She shrunk back against the fencing as the gunman turned to look in her direction. Her breath stuck in her lungs and every part of her body clenched up. For one terrifying moment she thought she might be the next one gunned down in the carriage corral, but that terrible voice in the back of her mind that whispered like the twitching of porcupine quills told her that she, like the other two women, would be used for… other things. A cooling relief spread over her and she exhaled slowly as the man’s head swiveled around, sizing up the rest of the area surrounding the parking lot. With one last look down at the boy he’d murdered, the man tucked his pistol into the back of his jeans and walked casually toward the Walmart, disappearing inside.

It’s okay, Dad whispered. He’s one of the lucky ones. Nobody can hurt him now.

She buried her face in her hands and sobbed as the harsh spectrum of emotions that had seeped through her over the last few days now washed over her like a crashing wave. And she rode it without any attempt to stifle or repress anything she felt. Thoughts bombarded her of Dad’s jarring collapse into sickness, of her striking out on her own to find tools to bury him, of finding solace in memories of her family when they were at their best on that trip to Ogunquit. Lastly she considered the road before her and the hundred or so miles that she would have to travel to reach her journey’s end. Barely a mile out of Claremont and she had already been presented with sights she could not handle, sights that shook her very core and called into question everything she thought she knew about the world and its people.

Just wait until it’s dark. Get out of town. Take it one step at a time.

Could she? Was it possible to whittle everything down to so simple a task as putting one foot in front of the other? Dad had never led her astray before. He’d always pointed her in the right direction, both literally and figuratively.

Rubbing at her swollen eyes and tear-soaked cheeks, she set her gaze on the receding glow of the sun, now slipping down behind the mountains somewhere behind her. Her existential dilemmas aside, getting out of Newport was clearly her only course of action. Not once did the brazen folly of attempting to rescue the women inside the Walmart cross her mind. That was something that Dad probably wouldn’t even have considered, and he was many times over the braver and more capable person than she.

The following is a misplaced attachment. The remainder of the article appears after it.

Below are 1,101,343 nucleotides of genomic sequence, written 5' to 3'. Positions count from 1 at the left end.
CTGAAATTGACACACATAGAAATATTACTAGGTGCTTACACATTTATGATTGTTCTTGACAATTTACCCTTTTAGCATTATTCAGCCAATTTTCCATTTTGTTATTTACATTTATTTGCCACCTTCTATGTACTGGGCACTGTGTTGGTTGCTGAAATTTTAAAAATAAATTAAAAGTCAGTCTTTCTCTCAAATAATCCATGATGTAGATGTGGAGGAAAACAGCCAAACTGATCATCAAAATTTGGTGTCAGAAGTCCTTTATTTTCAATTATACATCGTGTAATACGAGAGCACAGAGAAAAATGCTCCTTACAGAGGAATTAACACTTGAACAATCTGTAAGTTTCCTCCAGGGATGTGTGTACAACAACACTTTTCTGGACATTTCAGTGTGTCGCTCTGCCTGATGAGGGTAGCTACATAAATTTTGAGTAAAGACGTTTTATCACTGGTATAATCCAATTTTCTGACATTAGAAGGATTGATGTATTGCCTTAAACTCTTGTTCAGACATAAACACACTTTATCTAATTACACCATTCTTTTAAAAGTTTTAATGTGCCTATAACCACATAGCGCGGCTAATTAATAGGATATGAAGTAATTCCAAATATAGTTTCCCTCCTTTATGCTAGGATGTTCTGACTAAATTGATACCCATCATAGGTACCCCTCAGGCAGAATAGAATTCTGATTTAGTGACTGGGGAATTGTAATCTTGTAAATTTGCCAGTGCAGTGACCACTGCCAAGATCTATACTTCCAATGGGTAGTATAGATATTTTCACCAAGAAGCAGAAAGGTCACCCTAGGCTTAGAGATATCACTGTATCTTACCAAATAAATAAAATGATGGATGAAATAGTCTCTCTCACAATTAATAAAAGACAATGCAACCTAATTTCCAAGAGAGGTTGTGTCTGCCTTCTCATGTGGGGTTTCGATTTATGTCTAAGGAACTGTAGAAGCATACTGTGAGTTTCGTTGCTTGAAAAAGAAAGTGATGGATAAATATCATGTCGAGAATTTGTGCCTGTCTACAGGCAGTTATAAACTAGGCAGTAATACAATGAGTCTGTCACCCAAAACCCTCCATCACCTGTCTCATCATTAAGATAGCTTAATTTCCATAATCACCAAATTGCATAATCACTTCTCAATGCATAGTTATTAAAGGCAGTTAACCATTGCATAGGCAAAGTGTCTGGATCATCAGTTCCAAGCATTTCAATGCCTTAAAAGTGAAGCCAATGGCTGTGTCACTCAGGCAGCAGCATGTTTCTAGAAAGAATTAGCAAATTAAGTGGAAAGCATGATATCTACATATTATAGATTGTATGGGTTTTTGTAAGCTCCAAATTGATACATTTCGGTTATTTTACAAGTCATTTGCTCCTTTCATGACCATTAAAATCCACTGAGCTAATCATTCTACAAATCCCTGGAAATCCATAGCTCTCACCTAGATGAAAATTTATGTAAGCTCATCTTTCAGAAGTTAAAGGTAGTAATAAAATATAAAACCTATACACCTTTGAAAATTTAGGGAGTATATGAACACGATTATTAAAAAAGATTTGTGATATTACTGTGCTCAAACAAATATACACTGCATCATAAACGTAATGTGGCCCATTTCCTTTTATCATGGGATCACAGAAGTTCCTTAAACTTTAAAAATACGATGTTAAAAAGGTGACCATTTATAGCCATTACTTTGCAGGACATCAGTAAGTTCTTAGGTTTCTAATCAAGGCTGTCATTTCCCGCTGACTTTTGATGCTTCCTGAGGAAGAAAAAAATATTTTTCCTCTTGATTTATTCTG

Night would fall soon, a security blanket under which she would escape to whatever horror awaited next.

-     -     -

She struck out as the last shred of light vanished and the first stars of night began to poke through the bruise-colored tapestry of sky. Though she tried not to think about the boy, she kept coming back to the one part of the entire series of events that mystified and terrified her the most: his stunning silence through it all. Had the boy been a mute? Had he simply been too overwhelmed with fear to cry out for his own life? The answers to these questions rested with the woman Elizabeth now assumed was his mother, and they were answers she would never know.

Sticking mostly to the side of the road farthest from the Walmart, Elizabeth made her way slowly and carefully out of the village. Her throat ached with thirst and her stomach felt like it was digesting bits of itself. Her head was swimmy, and she had to pause several times and brace herself against a nearby tree or guardrail in order to keep from collapsing. These dizzy spells passed, mostly because they had to, and she drove herself onward out of Newport. When finally the road and the river resumed their parallel course eastward, she breathed a long sigh of relief and turned back to face the village with her hand unconsciously caressing the smooth black surface of Dad’s rifle. The moon had now poked up above the edges of the valley, bathing the Walmart in milky light, now far off in the distance. From where she stood at the basin where the river and 103 ran out of the valley, it looked innocuous and dead, one of many lifeless husks left behind in the New World. But she knew that inside that place unspeakable things were happening, things she was grateful that her young mind couldn’t fathom.